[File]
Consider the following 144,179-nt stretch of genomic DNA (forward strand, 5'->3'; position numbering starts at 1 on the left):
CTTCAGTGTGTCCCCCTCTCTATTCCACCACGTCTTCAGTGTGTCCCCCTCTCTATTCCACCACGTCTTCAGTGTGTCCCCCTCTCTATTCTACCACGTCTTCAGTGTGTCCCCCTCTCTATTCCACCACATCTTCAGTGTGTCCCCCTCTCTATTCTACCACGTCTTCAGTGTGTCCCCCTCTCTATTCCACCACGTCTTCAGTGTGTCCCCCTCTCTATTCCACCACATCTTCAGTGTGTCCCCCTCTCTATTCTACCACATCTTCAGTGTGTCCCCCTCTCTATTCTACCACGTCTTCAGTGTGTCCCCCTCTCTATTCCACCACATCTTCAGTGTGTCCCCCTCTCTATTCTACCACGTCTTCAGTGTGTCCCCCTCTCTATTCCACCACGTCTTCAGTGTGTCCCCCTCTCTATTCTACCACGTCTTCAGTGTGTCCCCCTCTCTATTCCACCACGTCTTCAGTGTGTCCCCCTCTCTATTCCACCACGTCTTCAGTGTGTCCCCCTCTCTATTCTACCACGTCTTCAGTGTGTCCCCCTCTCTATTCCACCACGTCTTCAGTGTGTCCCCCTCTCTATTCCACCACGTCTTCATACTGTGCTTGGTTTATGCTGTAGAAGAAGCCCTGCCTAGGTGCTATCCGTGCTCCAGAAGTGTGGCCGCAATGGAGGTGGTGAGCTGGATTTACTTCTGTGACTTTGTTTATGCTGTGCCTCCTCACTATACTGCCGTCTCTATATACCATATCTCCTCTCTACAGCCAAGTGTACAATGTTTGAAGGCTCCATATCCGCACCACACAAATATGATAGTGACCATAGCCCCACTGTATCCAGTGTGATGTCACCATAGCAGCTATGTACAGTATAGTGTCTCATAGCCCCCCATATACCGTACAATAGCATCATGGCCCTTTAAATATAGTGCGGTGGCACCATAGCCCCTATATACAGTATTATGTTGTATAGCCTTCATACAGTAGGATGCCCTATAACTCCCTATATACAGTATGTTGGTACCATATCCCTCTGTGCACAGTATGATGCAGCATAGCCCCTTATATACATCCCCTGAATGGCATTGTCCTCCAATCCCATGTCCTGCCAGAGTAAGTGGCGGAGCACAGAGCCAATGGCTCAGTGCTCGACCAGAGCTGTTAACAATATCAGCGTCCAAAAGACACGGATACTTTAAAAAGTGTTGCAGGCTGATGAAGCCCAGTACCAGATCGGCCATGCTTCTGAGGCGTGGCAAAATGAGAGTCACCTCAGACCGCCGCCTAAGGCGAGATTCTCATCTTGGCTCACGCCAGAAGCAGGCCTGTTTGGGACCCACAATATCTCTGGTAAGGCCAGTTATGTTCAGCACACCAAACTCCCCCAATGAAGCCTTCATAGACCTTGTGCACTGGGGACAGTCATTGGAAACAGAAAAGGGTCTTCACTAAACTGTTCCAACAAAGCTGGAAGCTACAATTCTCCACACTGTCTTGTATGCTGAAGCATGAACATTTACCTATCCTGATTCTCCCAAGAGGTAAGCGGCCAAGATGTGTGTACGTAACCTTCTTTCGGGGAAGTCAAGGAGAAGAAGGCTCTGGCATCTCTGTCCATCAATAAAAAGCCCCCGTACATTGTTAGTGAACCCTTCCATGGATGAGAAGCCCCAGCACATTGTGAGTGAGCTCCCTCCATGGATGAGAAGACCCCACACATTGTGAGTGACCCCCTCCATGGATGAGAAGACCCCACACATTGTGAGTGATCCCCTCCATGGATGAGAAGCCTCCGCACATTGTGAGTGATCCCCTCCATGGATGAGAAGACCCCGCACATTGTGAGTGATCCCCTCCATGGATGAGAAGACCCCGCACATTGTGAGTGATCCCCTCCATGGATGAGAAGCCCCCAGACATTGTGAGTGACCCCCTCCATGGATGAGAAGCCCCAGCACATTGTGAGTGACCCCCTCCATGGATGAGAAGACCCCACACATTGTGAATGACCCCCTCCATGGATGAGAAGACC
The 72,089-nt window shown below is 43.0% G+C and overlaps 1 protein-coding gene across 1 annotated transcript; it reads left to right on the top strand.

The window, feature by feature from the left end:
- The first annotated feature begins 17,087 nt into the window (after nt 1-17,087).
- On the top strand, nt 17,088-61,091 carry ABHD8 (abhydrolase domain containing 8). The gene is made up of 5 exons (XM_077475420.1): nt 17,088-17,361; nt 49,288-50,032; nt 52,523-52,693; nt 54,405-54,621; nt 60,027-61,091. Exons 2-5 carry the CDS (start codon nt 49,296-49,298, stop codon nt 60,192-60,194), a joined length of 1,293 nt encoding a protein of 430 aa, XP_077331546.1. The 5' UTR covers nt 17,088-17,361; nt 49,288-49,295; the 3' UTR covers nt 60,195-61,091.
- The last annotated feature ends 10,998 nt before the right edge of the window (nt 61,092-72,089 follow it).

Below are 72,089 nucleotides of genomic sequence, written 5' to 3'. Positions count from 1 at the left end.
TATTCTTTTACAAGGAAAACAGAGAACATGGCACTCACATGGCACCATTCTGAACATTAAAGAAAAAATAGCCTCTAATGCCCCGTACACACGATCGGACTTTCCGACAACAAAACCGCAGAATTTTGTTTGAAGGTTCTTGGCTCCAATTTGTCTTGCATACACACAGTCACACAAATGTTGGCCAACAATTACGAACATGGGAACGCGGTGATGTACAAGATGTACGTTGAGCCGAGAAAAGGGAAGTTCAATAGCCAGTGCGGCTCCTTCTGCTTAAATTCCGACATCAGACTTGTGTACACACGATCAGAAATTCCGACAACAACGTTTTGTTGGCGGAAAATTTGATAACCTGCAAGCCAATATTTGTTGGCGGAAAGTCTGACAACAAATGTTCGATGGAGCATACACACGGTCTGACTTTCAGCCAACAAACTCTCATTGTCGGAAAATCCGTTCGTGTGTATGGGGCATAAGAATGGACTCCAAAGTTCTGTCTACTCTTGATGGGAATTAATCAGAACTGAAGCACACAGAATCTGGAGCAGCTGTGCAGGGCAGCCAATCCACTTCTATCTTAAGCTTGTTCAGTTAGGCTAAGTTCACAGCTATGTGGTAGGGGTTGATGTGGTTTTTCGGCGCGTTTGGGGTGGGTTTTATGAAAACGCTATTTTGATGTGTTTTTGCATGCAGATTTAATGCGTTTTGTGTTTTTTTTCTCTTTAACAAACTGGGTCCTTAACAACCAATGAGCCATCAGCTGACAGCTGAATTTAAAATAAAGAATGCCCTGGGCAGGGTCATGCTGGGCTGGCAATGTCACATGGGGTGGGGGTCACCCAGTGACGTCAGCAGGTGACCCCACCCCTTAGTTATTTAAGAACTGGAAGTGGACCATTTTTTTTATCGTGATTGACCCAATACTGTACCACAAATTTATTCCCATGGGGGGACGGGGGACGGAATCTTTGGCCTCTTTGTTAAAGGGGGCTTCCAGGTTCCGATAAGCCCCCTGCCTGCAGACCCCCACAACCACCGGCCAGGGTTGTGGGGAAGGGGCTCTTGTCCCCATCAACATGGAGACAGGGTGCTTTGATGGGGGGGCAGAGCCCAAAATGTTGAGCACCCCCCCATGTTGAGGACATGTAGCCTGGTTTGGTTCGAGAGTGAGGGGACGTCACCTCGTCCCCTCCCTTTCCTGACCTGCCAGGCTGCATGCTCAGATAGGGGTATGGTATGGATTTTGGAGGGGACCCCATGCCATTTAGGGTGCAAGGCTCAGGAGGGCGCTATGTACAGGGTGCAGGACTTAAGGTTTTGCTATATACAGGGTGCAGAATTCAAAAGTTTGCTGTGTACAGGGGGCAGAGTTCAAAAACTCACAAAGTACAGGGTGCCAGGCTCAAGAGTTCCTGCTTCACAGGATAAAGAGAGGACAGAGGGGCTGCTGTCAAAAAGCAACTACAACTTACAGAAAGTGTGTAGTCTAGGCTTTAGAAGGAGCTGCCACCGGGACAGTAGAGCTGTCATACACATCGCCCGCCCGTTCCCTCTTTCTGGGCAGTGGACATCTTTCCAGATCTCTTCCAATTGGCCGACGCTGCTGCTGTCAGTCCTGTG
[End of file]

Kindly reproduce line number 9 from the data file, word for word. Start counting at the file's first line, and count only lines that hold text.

TATTCTTTTACAAGGAAAACAGAGAACATGGCACTCACATGGCACCATTCTGAACATTAAAGAAAAAATAGCCTCTAATGCCCCGTACACACGATCGGACTTTCCGACAACAAAACCGCAGAATTTTGTTTGAAGGTTCTTGGCTCCAATTTGTCTTGCATACACACAGTCACACAAATGTTGGCCAACAATTACGAACATGGGAACGCGGTGATGTACAAGATGTACGTTGAGCCGAGAAAAGGGAAGTTCAATAGCCAGTGCGGCTCCTTCTGCTTAAATTCCGACATCAGACTTGTGTACACACGATCAGAAATTCCGACAACAACGTTTTGTTGGCGGAAAATTTGATAACCTGCAAGCCAATATTTGTTGGCGGAAAGTCTGACAACAAATGTTCGATGGAGCATACACACGGTCTGACTTTCAGCCAACAAACTCTCATTGTCGGAAAATCCGTTCGTGTGTATGGGGCATAAGAATGGACTCCAAAGTTCTGTCTACTCTTGATGGGAATTAATCAGAACTGAAGCACACAGAATCTGGAGCAGCTGTGCAGGGCAGCCAATCCACTTCTATCTTAAGCTTGTTCAGTTAGGCTAAGTTCACAGCTATGTGGTAGGGGTTGATGTGGTTTTTCGGCGCGTTTGGGGTGGGTTTTATGAAAACGCTATTTTGATGTGTTTTTGCATGCAGATTTAATGCGTTTTGTGTTTTTTTTCTCTTTAACAAACTGGGTCCTTAACAACCAATGAGCCATCAGCTGACAGCTGAATTTAAAATAAAGAATGCCCTGGGCAGGGTCATGCTGGGCTGGCAATGTCACATGGGGTGGGGGTCACCCAGTGACGTCAGCAGGTGACCCCACCCCTTAGTTATTTAAGAACTGGAAGTGGACCATTTTTTTTATCGTGATTGACCCAATACTGTACCACAAATTTATTCCCATGGGGGGACGGGGGACGGAATCTTTGGCCTCTTTGTTAAAGGGGGCTTCCAGGTTCCGATAAGCCCCCTGCCTGCAGACCCCCACAACCACCGGCCAGGGTTGTGGGGAAGGGGCTCTTGTCCCCATCAACATGGAGACAGGGTGCTTTGATGGGGGGGCAGAGCCCAAAATGTTGAGCACCCCCCCATGTTGAGGACATGTAGCCTGGTTTGGTTCGAGAGTGAGGGGACGTCACCTCGTCCCCTCCCTTTCCTGACCTGCCAGGCTGCATGCTCAGATAGGGGTATGGTATGGATTTTGGAGGGGACCCCATGCCATTTAGGGTGCAAGGCTCAGGAGGGCGCTATGTACAGGGTGCAGGACTTAAGGTTTTGCTATATACAGGGTGCAGAATTCAAAAGTTTGCTGTGTACAGGGGGCAGAGTTCAAAAACTCACAAAGTACAGGGTGCCAGGCTCAAGAGTTCCTGCTTCACAGGATAAAGAGAGGACAGAGGGGCTGCTGTCAAAAAGCAACTACAACTTACAGAAAGTGTGTAGTCTAGGCTTTAGAAGGAGCTGCCACCGGGACAGTAGAGCTGTCATACACATCGCCCGCCCGTTCCCTCTTTCTGGGCAGTGGACATCTTTCCAGATCTCTTCCAATTGGCCGACGCTGCTGCTGTCAGTCCTGTG